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The Himalayas distort Earth’s surface only about as much as a human hair would that of a billiard ball. Discerning such a minute effect on a planet orbiting another star might seem laughable—akin to perceiving the hair on the ball, with the ball on the moon. Nevertheless, two astronomers have proposed a way to detect mountains and other surface features on exoplanets. And as mind-blowing as that may seem, the researchers have even loftier goals in mind.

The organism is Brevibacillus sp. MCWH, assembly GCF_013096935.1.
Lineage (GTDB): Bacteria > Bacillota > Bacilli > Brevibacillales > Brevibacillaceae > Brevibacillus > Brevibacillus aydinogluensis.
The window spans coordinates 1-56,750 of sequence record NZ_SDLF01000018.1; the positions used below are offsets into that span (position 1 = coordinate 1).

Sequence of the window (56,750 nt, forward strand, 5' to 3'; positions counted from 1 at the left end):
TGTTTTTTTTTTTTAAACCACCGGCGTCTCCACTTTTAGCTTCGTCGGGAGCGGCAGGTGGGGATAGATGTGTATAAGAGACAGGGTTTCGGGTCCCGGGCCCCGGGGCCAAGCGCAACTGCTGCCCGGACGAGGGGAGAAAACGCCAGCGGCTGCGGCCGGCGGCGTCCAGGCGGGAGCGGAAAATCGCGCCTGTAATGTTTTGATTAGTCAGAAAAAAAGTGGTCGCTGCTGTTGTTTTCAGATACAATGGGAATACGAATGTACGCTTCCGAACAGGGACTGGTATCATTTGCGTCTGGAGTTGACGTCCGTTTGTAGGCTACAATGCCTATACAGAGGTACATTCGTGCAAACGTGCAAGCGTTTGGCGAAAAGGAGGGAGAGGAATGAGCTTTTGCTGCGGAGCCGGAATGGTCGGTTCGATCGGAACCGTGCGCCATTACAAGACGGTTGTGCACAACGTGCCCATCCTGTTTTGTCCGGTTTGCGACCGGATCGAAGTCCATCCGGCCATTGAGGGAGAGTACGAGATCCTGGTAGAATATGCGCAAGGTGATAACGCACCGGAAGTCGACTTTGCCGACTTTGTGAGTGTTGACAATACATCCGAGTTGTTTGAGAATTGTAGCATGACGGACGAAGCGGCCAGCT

“It almost might be fair to say that this project by itself isn’t that exciting,” says Moiya McTier, a Columbia University graduate student who co-wrote the paper describing the proposal with Columbia assistant professor of astronomy David Kipping. “Because once you find mountains, then what? [But] that leads to answering the question that we've actually wanted to answer for the last few decades, which is: Can these planets hold life?”

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Category: Science